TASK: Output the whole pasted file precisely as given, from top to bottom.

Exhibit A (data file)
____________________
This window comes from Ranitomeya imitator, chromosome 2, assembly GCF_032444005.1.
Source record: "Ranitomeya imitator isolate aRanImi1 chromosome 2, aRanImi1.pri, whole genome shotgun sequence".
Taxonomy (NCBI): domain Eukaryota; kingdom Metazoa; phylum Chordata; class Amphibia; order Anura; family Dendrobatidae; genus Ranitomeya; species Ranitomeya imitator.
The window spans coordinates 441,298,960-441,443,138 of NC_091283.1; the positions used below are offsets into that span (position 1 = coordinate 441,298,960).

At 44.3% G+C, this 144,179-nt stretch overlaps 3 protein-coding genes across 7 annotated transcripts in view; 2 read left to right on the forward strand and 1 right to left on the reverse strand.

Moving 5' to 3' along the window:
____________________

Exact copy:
This window comes from Ranitomeya imitator, chromosome 2, assembly GCF_032444005.1.
Source record: "Ranitomeya imitator isolate aRanImi1 chromosome 2, aRanImi1.pri, whole genome shotgun sequence".
Taxonomy (NCBI): domain Eukaryota; kingdom Metazoa; phylum Chordata; class Amphibia; order Anura; family Dendrobatidae; genus Ranitomeya; species Ranitomeya imitator.
The window spans coordinates 441,298,960-441,443,138 of NC_091283.1; the positions used below are offsets into that span (position 1 = coordinate 441,298,960).

At 44.3% G+C, this 144,179-nt stretch overlaps 3 protein-coding genes across 7 annotated transcripts in view; 2 read left to right on the forward strand and 1 right to left on the reverse strand.

Moving 5' to 3' along the window: